Reporting bugs

I am sure most programmers and me know by now the 101 rule: Maintain a bug database if you develop software. This post is not about this. I assume you know and practice it already. I want to talk about what a bug report should include and I encourage you to train the people who will report bugs to follow this advice.

Every bug report should include the following information:

  • Steps
  • Result
  • Expected
  • Bypass
  • Information


Here we write the steps up to the point the bug occurs. We want clear steps that reproduce the bug each time we follow them. This is important because without these steps it is difficult to reproduce the bug, and it makes the programmer want to avoid dealing with the bug.


What happened? What was the behavior with think is a bug?


What behavior did we expect? Here, we explain what the correct behavior is in our opinion. This helps the programmer compare his model with the user model. These two should be the same in successful applications.


Are there any actions that can bypass the problem? This helps the programmer understand the nature of the problem and also the severity of the problem. For example, he might choose to work on a bug that is severe and doesn’t get bypassed, instead of working on a bug that can be bypassed.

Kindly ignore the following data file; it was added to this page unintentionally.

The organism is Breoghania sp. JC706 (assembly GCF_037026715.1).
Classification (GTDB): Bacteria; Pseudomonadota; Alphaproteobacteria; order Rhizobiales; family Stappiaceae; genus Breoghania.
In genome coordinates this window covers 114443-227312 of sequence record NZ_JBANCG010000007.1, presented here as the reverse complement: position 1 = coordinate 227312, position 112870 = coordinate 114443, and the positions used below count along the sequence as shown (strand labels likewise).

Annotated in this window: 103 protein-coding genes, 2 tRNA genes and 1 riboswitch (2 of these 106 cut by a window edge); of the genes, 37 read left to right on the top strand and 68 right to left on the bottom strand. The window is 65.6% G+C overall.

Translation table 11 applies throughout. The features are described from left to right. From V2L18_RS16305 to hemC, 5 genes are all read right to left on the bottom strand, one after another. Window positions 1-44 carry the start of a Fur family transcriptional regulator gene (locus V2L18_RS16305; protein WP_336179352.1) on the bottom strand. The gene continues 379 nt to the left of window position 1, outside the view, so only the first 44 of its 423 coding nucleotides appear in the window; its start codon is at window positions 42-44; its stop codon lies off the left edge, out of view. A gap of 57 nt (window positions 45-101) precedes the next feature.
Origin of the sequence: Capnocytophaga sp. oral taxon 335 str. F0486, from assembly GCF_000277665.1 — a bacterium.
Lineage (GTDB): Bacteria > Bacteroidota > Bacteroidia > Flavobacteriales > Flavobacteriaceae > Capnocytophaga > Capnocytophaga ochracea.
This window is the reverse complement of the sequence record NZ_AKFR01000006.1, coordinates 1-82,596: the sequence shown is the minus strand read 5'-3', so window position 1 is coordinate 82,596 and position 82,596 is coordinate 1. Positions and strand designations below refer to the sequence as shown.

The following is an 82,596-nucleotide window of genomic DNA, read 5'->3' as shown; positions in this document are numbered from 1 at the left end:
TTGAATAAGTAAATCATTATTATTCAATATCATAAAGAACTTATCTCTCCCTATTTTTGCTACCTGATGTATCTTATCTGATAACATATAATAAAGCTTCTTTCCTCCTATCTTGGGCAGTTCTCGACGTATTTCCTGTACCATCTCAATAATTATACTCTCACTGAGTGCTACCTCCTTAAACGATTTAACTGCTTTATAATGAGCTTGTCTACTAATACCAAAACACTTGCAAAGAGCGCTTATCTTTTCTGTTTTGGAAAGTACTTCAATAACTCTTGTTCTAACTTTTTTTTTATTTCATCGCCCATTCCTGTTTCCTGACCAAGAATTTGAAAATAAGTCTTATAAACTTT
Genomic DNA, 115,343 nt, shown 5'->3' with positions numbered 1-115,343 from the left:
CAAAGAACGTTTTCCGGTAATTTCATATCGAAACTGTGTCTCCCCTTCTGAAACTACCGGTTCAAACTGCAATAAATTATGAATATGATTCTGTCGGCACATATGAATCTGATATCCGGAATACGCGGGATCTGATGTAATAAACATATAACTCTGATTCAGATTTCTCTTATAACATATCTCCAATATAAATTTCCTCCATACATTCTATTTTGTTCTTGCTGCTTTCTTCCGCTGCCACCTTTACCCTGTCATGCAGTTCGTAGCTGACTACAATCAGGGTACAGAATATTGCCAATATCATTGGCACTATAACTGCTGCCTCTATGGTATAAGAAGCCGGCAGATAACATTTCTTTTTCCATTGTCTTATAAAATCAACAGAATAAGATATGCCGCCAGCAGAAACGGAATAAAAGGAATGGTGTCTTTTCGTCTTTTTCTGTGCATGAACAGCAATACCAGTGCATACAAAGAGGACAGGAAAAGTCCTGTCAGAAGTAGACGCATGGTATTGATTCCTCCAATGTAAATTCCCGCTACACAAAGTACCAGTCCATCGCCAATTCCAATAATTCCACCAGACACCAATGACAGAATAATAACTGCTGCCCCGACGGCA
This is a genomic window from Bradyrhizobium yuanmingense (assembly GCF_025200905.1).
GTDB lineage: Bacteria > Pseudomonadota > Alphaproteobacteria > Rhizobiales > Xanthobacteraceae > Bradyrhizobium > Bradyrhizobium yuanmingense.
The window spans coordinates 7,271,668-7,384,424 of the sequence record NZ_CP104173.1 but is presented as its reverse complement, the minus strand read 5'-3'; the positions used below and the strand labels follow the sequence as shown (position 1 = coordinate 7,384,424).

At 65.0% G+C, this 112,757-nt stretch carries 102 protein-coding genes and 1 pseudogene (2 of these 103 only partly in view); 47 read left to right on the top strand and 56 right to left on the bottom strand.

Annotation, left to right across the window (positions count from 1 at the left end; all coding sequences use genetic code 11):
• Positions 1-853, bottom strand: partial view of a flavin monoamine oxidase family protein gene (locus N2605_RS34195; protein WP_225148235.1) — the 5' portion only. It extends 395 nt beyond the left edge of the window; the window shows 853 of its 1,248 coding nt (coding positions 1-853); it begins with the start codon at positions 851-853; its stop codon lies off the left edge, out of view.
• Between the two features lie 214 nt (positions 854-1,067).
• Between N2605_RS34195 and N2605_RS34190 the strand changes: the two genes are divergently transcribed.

Any information that can help and doesn’t fit to one of the sections above. For example, one might mention the version of the application, what he thinks might be the cause of the bug etc.

Let me give you a very simple boring example:

Lets say we develop an application that adds two numbers:

1 + 1 = 2

This is the result everyone expects, but you make some change in the code in order to make it faster and of course you introduce a new bug. This bug is discovered by a tester in your testing department and his report goes like that:


  1. Run application
  2. Enter 1 for the first number
  3. Enter 1 for the second number
  4. Press button “Add them”








I think the last work on that area was done during the night by programmer Mr. “Haven’t slept for two days”, and maybe it is total crap.

Nowadays it is quite cool for your application to be able to gather most of the information automatically and also include a lot more technical low level data that can help debugging it, and then automatically send the data using the Internet to your bug tracking application. This is fine if your scenario permits it, but for the rest of the applications that don’t always get the chance to be near the Internet, you can consider the old fashioned way of reporting a bug.

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